she apparently improvised much of it in response to Turturro. His performance
is certainly based on a reading of the novel. Unfortunately the script
undercuts his superb acting as it attempts to depict in crude plot devices
Nabokov's subtle demolition of "the poor fellow's sanity."
The love affair and sexual chemistry is nowhere to be seen in the novel.
Nabokov's Luzhin is almost a eunuch, incapable of sex. He falls asleep
on his wedding night before his bride, Nathalia, enters the bedroom
and finds her groom snoring away oblivious to the possibilities of consummation.
Having made up her mind that this "was one sphere in which it was not
her place to lead," she spends a lonely and unhappy night. Gorris's
Nathalia, in contrast, mounts her awkward and wakeful lover and in repeated
episodes they rotate positions finding mutual fulfillment that invigorates
Luzhin's manhood and his chess confidence.
Periodically throughout the film Turturro's eyes glaze over and we
see flashbacks of the traumatic childhood Gorris has constructed for
him. As in the novel, his father is carrying on an affair with his mother's
sister. In the film, though, the mother apparently commits suicide and
Luzhin discovers her body. As if that were not traumatic enough, his
narcissistic father then goes off with the mother's sister, intentionally
abandoning his son to his chess manager and tutor Valentinov. Valentinov,
a minor figure in the novel, becomes the evil serpent, the plot device
of the film. He uses Luzhin as his chess-performing meal ticket until
he decides the prodigy will never become a genius. He, too, traumatically
abandons the young man. The victimized and helpless Luzhin has no relatives,
no friends, and no practical knowledge. Evicted from a horse-drawn carriage
by the cruel Valentinov of the film he pathetically cries out, "What
city is this?" Somehow he survives, and the film centers on his try
for the world championship of chess and the hand of Nathalia, all of
this taking place in what looks like Lake Como between the wars.
It seems the eccentric genius may achieve both love and the world championship
when Valentinov, played by English actor Stuart Wilson, returns to bet
heavily on his opponent Turati. He will stop at nothing as he attempts
to disrupt Luzhin's concentration. Gorris's Luzhin cracks under Valentinov's
manipulations and Gorris has him look at his opponent and flash back
to his father, mother, and aunt, who traumatized him as a child. In
the novel (one is tempted to say in reality), when Luzhin snaps
he thinks of no human being. Rather, he wanders through the streets
of Berlin trying to find the landmarks of his childhood home in Russia.
Geometry and space are more real than people to this mad chess player;
Valentinov is more self-important than evil. He shows up after Luzhin
has gone mad. Nabokov was prescient in his description of this character
as well. He has become a successful filmmaker and, oblivious to Luzhin's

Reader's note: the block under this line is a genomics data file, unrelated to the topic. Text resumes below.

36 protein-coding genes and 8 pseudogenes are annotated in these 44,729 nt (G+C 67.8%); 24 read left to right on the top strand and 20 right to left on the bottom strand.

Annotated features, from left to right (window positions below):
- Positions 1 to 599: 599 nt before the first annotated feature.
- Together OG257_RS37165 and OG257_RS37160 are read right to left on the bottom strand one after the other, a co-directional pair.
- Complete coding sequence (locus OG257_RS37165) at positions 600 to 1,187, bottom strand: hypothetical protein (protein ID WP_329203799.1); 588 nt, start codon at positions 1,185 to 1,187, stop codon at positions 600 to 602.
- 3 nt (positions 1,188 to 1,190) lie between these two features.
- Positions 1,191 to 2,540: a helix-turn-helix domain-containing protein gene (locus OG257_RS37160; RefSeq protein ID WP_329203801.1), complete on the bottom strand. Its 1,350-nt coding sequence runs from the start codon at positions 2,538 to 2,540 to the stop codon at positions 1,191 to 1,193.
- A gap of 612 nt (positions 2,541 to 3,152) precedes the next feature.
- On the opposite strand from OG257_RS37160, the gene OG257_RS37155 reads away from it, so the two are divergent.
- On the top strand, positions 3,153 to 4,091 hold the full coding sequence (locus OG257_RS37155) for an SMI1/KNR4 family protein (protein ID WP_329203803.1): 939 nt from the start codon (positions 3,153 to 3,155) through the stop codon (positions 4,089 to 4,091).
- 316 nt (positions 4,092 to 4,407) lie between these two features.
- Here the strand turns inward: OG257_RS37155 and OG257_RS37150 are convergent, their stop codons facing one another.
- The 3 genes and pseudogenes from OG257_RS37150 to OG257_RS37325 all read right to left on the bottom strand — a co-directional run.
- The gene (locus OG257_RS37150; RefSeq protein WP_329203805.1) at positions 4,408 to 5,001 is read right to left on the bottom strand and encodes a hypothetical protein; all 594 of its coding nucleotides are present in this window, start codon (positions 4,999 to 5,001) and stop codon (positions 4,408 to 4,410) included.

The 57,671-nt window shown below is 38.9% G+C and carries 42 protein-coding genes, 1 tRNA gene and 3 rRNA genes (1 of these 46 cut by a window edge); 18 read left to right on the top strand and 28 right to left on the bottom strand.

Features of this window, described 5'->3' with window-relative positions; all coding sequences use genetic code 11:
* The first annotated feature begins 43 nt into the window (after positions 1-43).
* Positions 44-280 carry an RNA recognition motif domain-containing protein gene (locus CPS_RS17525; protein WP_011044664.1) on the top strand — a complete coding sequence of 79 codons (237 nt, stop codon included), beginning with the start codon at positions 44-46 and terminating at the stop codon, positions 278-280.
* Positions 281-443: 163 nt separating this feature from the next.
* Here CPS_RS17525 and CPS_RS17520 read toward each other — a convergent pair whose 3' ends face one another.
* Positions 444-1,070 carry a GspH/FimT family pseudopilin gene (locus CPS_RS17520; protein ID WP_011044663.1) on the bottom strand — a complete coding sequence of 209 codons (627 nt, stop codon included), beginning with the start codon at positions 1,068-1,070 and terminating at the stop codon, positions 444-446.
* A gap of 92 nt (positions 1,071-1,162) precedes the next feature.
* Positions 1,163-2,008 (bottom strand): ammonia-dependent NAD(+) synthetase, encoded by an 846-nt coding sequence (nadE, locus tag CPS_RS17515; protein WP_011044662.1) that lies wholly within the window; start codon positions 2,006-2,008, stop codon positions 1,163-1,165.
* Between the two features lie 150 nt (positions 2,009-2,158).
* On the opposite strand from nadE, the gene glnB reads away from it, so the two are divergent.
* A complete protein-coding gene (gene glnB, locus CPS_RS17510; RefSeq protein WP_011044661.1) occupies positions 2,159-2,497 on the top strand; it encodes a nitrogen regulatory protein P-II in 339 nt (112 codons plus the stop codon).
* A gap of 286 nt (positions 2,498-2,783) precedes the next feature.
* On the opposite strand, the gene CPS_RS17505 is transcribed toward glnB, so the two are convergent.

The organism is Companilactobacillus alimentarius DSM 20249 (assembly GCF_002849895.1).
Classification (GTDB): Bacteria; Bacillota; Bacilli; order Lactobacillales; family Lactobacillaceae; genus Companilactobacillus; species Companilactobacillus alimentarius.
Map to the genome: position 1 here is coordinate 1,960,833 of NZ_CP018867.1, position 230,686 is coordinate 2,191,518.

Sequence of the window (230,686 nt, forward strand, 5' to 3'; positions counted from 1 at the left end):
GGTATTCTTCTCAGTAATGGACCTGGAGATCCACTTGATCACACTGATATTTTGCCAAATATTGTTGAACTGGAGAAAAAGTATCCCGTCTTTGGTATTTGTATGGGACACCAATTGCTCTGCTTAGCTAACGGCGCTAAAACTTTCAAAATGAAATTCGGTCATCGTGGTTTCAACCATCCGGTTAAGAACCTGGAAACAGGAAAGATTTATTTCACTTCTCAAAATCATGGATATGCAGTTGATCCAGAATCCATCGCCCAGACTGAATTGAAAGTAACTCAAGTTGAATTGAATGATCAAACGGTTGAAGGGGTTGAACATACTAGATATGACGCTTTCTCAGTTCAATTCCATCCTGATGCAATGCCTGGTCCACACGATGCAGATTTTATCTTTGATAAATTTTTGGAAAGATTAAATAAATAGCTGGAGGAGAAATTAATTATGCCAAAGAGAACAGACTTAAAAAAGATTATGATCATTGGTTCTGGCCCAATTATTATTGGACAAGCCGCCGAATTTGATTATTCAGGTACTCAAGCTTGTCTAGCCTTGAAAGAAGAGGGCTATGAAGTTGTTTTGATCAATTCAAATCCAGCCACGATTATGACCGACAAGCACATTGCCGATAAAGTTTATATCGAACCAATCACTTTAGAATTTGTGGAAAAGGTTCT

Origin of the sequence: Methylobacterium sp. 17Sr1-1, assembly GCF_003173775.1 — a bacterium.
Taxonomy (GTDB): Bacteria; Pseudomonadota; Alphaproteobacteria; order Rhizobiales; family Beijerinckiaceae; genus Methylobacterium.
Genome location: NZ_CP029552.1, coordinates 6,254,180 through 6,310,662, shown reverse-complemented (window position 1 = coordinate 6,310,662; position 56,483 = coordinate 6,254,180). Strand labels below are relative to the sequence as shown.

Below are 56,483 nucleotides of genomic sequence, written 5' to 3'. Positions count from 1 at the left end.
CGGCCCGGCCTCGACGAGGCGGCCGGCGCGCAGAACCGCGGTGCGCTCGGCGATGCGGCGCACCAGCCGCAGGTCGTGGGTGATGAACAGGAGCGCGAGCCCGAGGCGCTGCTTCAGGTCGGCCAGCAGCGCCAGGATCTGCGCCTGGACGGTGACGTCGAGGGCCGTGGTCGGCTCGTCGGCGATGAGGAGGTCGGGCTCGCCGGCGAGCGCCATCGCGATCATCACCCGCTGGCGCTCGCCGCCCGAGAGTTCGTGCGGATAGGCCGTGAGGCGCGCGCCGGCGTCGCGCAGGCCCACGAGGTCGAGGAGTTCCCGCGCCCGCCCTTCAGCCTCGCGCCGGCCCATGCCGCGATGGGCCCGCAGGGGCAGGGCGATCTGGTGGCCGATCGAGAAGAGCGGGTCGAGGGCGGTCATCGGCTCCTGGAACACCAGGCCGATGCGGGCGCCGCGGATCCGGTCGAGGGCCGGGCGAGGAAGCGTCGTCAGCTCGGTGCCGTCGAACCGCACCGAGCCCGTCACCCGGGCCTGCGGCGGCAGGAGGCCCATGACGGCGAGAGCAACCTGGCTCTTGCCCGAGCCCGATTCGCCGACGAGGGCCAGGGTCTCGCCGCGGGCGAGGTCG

condition, he insists that the "grandmaster" make a cameo appearance
in his new film. There is no movie, it is a trap, Luzhin decides, and
all is lost.
THERE IS A PSYCHIATRIST in the novel and the film who has a small but
important part to play. When Luzhin has his chess psychosis, the psychiatrist
proposes as his therapy that he must give up chess forever. This is
one of those cures that is worse than the disease. Take chess away from
Luzhin and there is nothing left but the shell of a man who can only
"drop out of the game." In Gorris's film, he leaps from the hotel resort
window dressed in tails while Nathalia waits in her wedding gown for
the ceremony. In the novel he falls from the toilet window while she
beats on the locked door.
The most stunning transformation made in bringing the novel to the
screen is what made The Luzhin Defence a film to be shown at
the International Women's Film Festival. Gorris's Luzhin kills himself
in the middle of the world championship match. The pieces remained in
place in a game that no one thought Luzhin could win. In the film, Luzhin
has in fact solved the impossible puzzle, noting the winning solution
on a piece of paper that Nathalia finds in the dead man's pocket. Luzhin's
opponent Turati graciously agrees to finish the game. He and Nathalia
sit in the great hall at the chessboard and, following her husband's
notations, she wins the game and proves that Luzhin was in fact a world
champion. So she redeems the genius of her dead husband, her decision
to marry him, and her ownintegrity—all of which Nabokov left in
doubt "at the instant when Luzhin unclenched his hand, at the instant
when icy air gushed into his mouth."
Over the past decade ambitious directors have brought a whole spate
of twentieth-century novels to the screen. I can think of none that
is more disrespectful to the spirit of its author than The Luzhin
Defence. Gorris, who started her career as a fiercely independent
feminist, has made a cinematographically beautiful film empty of Nabokov's
ecstatic genius, his prescient psychology, and her own original talent.